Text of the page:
Heavy Security for Milan Visit by Scandal-hit Pope

By Silvia Aloisi
June 1, 2012

Some 15,000 policemen deployed in Milan on Friday to keep protesters at bay during a visit by Pope Benedict which is unlikely to provide much respite from the worst crisis of his papacy.

The pope, who has expressed sadness and pain over a scandal which exploded last week when his butler was arrested for stealing his private documents, will begin a three-day visit to Italy's financial capital on Friday evening.

Before his arrival, heavy security was in place with snipers on rooftops along his route from Linate airport to Milan's majestic central square in front of its huge gothic cathedral, where the pontiff will greet pilgrims.

Access to the square was to be blocked an hour before his arrival and the nearest underground railway stations closed.

The three-day trip for the seventh World Meeting of Families comes at a difficult time for the pontiff and the crisis is unlikely to be far from his mind or those of pilgrims and onlookers.

He arrives after a turbulent week in which the head of the Vatican bank was fired, his butler Paolo Gabriele was arrested, and a book was published alleging cronyism and corruption in a Vatican riven by conflict between plotting cardinals.

The book reproduced leaked papal documents to back up its allegations of large-scale graft in the awarding of infrastructure projects in the world's smallest state.

Vatican police or gendarmes are scouring the Vatican for more informants but they switched focus on Friday to their more normal task of protecting the pontiff during his trips.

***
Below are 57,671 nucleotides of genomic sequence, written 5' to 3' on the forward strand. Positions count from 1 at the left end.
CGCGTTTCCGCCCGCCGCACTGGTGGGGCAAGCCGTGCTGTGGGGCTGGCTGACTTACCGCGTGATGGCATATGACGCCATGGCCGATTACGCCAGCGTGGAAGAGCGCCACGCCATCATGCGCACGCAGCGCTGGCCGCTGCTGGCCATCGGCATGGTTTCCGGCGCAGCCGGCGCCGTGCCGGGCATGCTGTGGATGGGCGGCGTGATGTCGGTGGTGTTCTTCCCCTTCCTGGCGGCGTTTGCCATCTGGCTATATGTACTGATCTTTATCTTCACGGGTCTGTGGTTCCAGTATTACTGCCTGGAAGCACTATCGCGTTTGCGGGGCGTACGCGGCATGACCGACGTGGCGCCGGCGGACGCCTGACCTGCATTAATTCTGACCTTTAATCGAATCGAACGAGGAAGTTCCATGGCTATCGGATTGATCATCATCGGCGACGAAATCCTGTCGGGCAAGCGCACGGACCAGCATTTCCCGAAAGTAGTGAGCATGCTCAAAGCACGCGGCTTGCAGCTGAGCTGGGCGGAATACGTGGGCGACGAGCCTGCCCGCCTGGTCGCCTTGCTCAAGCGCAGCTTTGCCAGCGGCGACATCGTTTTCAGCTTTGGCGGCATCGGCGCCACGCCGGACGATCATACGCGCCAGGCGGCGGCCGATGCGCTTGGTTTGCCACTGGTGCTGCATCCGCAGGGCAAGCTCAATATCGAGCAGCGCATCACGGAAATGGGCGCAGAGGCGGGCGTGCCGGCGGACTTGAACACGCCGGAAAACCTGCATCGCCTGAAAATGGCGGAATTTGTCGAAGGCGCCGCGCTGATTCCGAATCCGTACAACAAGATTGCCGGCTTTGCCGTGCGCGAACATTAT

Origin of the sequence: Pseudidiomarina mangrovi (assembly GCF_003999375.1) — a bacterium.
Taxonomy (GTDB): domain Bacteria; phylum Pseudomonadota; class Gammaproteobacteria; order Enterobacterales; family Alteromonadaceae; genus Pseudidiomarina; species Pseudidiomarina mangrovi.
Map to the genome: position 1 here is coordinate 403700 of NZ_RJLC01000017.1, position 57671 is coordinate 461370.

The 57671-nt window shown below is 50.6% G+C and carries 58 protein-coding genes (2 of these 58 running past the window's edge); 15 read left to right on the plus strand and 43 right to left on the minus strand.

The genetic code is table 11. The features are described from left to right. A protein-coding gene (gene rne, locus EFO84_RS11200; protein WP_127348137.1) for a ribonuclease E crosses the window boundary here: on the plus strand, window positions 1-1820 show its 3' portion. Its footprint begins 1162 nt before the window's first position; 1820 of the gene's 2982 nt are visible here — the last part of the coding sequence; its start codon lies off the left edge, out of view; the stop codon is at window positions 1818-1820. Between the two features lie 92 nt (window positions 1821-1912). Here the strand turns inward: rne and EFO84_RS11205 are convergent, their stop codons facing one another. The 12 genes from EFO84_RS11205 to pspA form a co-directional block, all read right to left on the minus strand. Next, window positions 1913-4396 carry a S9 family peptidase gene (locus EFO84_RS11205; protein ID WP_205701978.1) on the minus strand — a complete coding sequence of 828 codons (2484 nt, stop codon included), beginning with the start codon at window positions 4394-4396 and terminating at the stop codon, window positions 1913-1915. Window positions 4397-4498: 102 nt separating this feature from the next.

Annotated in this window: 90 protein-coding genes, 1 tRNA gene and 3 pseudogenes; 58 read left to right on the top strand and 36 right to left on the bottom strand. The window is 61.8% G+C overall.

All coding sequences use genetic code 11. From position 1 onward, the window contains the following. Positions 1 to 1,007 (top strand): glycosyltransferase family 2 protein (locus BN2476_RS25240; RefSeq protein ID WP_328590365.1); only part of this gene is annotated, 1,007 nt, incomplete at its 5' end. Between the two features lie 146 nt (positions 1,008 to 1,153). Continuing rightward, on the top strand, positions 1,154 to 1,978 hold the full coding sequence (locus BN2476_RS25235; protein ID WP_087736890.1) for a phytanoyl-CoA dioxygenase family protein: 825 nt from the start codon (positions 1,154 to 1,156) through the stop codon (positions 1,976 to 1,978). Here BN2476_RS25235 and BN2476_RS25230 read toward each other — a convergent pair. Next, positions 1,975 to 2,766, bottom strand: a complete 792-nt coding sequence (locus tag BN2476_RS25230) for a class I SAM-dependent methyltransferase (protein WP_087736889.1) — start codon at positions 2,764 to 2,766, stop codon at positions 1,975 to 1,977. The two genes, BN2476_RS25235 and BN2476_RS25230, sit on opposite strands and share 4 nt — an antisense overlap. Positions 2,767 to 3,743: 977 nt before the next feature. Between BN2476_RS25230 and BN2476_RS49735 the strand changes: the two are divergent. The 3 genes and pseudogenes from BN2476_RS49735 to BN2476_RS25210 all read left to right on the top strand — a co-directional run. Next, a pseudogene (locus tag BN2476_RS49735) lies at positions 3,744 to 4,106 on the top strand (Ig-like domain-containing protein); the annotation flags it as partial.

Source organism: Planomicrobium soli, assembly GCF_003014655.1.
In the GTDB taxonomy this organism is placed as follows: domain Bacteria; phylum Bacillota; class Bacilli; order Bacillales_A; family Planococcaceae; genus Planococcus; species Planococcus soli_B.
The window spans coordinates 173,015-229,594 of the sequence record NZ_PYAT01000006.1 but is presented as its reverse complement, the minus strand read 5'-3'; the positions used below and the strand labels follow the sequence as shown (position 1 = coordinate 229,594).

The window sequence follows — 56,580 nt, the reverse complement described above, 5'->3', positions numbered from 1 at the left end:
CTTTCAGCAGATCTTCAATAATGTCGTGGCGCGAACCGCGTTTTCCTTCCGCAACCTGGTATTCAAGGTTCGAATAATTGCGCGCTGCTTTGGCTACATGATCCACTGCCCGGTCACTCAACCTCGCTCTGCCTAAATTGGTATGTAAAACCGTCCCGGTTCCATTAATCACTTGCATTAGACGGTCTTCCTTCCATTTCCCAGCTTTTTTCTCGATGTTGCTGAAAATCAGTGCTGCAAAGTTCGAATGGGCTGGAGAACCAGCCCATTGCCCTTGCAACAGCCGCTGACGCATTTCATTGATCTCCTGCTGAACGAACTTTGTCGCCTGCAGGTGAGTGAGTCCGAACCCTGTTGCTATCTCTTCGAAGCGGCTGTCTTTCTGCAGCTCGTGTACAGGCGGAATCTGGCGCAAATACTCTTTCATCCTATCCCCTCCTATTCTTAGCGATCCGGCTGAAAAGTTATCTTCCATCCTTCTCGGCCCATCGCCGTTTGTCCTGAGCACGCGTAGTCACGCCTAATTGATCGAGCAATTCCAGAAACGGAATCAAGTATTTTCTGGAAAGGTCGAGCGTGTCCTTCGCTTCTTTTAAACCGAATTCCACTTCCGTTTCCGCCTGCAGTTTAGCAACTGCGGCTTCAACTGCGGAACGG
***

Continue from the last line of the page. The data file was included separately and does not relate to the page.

Their chief, shaven-headed former Italian secret service officer Domenico Giani, is expected to break off his extremely rare criminal investigation to jog alongside the popemobile as Benedict's chief bodyguard.

Giani has described the case as tragic.


While the pontiff might have hoped the Milan trip would give him a break from the scandal shaking the top of the Roman Catholic Church, messages posted on Twitter gave a foretaste of the sort of protests he may face in Italy's financial capital.

"The pope's trip is costing 13 million euros, and all they can think about is the butler," said one.

"There are people sleeping in tents or killing themselves because they have no work. Shame on you," said another tweet, referring to thousands of people left homeless by two earthquakes over the past two weeks in northern Italy and the country's deep economic crisis.

A recession and tough government austerity measures have hit Italy's industrial centres in the north particularly hard, with a string of suicides of businessmen in the Veneto region east of Milan.

Leftist groups are organising a protest on Saturday against the "family model" promoted by the Church.

Nevertheless, trip organisers are doing their utmost to take the pope's mind off his travails.

Later on Friday he will attend a concert of Beethoven's Ninth Symphony at Milan's famous La Scala opera house.

The weekend events include a meeting at Milan's San Siro stadium on Saturday with youths who recently received the sacrament of confirmation, and an open-air Mass expected to attract 1 million followers on Sunday.








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